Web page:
The Life of Gouverneur Morris: With Selections from His Correspondence and Miscellaneous Papers; Detailing Events in the American Revolution, the French Revolution, and in the Political History of the United States, Tom 3
Gray & Bowen, 1832
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administration advantage affairs America appears appointed authority Bank become believe Britain British called cause circumstances citizens conduct Congress consequence consider consideration Constitution course Court dangerous Dear Sir debt depend direct doubt duty effect England equal established Europe existence expect expense express fact favor feel force foreign France French friends gentlemen give given GOUVERNEUR MORRIS hands honor hope House idea important interest Italy judges King land legislature less letter manner means measures mind Minister Morrisania nature necessary never object observe obtain opinion party peace perhaps person political possession present President principle probably produce question reason received Representatives respect result secure seems Senate suppose taken things tion treaty true union United whole wish
Strona 183 - They tell us in their President's letter of the seventeenth of September, 1787; 'The Constitution, which we now present, is the result of a spirit of amity, and ofthat mutual deference and concession, which the peculiarity of our political situation rendered indispensable.
Strona 29 - even handed justice Commends the ingredients of our poisoned chalice To our own lips.' God only knows who next is to drink out of the same cup ; but, as far as I can judge, there is no want of liquor. The rest depends on circumstances.
Strona 143 - Congress can admit, as a new State, territory, which did not belong to the United States when the Constitution was made. In my opinion they cannot. I always thought that, when we should acquire Canada and Louisiana it would be proper to govern them as provinces, and allow them no voice in our councils. In wording the third section of
Strona 269 - I implore you, to sacrifice those angry passions to the interests of our country. Pour out this pride of opinion on the altar of patriotism. Let it be an expiatory libation for the weal of America. Do not, for God's sake do not suffer that pride to plunge, us all into the abyss of ruin. Indeed,
Strona 143 - fourth article, 1 went as far as circumstances would permit to establish the exclusion. Candor obliges me to add my belief, that, had it been more pointedly expressed, a strong opposition would have been made. I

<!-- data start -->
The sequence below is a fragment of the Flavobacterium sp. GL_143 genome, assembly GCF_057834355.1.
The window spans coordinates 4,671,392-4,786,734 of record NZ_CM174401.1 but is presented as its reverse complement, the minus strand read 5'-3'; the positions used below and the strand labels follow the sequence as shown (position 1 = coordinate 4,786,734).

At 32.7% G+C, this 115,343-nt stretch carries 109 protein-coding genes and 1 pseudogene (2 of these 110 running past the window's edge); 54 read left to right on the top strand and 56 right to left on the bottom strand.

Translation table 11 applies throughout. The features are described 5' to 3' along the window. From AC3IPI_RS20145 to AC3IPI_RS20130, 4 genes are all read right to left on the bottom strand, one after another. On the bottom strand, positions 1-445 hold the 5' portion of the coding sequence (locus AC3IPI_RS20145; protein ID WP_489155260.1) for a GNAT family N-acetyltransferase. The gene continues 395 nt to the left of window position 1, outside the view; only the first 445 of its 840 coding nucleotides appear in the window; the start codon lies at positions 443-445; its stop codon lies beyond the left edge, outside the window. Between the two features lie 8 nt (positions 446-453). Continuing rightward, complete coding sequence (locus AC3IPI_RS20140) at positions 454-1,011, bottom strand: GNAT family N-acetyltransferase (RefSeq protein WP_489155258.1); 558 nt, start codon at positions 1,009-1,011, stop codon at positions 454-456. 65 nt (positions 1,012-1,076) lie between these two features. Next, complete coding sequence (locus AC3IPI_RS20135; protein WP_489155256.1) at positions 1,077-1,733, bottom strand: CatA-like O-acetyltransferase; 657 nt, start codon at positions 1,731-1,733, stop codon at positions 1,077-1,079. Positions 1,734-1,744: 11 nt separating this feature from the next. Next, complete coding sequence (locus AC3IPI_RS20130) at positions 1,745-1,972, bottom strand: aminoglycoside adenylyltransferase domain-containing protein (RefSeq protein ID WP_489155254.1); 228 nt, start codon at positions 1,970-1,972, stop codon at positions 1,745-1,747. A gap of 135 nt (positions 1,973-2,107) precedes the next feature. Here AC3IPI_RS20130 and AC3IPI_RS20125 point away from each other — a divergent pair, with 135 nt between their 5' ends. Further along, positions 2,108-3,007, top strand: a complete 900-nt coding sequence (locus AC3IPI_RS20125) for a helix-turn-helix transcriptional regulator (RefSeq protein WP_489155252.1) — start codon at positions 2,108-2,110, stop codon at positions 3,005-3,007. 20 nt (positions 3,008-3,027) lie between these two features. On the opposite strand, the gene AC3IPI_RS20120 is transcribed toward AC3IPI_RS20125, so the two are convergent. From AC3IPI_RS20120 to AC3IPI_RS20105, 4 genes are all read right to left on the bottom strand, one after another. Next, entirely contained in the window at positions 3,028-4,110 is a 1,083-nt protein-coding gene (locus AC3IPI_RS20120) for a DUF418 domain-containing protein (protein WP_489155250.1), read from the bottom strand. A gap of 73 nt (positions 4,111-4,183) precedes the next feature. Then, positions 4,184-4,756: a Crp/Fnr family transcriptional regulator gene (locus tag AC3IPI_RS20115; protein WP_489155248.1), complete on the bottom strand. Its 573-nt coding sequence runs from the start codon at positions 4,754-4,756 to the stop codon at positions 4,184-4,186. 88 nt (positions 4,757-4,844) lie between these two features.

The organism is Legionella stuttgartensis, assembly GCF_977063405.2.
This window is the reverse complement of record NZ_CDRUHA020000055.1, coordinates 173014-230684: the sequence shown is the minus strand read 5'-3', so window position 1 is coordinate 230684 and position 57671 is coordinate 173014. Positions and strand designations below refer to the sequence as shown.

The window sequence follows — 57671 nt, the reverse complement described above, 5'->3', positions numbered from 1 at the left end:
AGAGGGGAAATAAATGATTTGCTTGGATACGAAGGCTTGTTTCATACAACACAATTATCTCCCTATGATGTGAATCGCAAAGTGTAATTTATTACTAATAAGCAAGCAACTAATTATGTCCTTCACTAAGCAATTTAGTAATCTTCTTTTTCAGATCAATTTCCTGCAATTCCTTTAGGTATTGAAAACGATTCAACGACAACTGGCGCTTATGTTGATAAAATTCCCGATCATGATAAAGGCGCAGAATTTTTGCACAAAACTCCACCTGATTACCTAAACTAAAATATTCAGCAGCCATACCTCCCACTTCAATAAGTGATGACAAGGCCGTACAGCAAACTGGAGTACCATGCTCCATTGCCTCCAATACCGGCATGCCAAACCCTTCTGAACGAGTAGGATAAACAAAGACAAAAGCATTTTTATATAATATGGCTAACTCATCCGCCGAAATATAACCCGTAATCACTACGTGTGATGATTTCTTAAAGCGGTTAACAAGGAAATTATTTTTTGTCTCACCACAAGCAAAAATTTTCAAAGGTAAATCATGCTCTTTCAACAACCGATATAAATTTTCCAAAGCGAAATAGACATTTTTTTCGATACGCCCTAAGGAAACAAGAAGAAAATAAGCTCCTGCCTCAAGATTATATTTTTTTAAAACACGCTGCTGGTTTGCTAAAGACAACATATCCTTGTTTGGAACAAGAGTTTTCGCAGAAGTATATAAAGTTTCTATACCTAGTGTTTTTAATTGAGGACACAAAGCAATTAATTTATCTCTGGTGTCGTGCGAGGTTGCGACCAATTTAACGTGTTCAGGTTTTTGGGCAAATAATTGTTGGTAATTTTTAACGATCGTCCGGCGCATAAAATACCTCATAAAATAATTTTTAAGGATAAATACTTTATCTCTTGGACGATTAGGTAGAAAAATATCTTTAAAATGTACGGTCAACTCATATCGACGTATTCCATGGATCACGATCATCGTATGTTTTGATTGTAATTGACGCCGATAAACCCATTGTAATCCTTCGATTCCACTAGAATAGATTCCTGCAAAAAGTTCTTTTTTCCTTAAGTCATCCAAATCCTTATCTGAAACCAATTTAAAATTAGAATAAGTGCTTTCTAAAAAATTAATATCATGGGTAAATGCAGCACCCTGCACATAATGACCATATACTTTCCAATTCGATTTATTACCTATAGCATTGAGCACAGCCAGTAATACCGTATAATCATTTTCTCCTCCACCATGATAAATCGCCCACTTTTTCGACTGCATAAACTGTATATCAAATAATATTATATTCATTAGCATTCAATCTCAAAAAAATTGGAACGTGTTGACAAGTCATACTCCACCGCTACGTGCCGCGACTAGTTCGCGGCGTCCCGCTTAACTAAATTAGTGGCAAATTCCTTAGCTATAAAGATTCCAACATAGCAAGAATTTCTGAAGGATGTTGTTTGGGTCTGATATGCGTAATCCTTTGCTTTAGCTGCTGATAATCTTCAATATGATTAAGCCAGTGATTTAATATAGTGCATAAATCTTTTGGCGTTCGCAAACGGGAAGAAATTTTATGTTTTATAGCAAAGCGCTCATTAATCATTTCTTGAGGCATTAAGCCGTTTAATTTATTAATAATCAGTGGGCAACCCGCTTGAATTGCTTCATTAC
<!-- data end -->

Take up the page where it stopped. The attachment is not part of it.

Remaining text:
Strona 37 - of that country were continually contrasting the affections of that people, with the unfriendly disposition of the British government. And that, too, as I have observed before, while their own sufferings, during the war with the latter, had not been forgotten. It is well known that peace has been, (to borrow a
Strona 94 - condemned, shall be restored on proof of ownership ; that debts shall be paid ; that the vessels of the two nations, and their privateers as well as their prizes, shall be treated in the respective ports of each other, as those of the nation the most favored ; that free ships shall make free goods, and the converse ; that
Strona 143 - When the people have been long enough drunk, they will get sober ; but while the frolic lasts, to reason with them is useless. Their present leaders take advantage of their besotted condition, and tie their hands and feet ; but if this prevents them from running into the fire, why should we, who are their friends, complain?
Strona 94 - now to be given up. The object with many is to take Mr Burr, and I should not be surprised if that measure were adopted. Not meaning to enter into intrigues, I have merely expressed the opinion, that since it was evidently the intention of our fellow
Strona 182 - was more covetous of glory than of wealth or power. But he was of all men the most indiscreet. He knew that a limited monarchy, even if established, could not preserve itself in this country. He knew, also, that it could not be established, because there is not the regular gradation of ranks among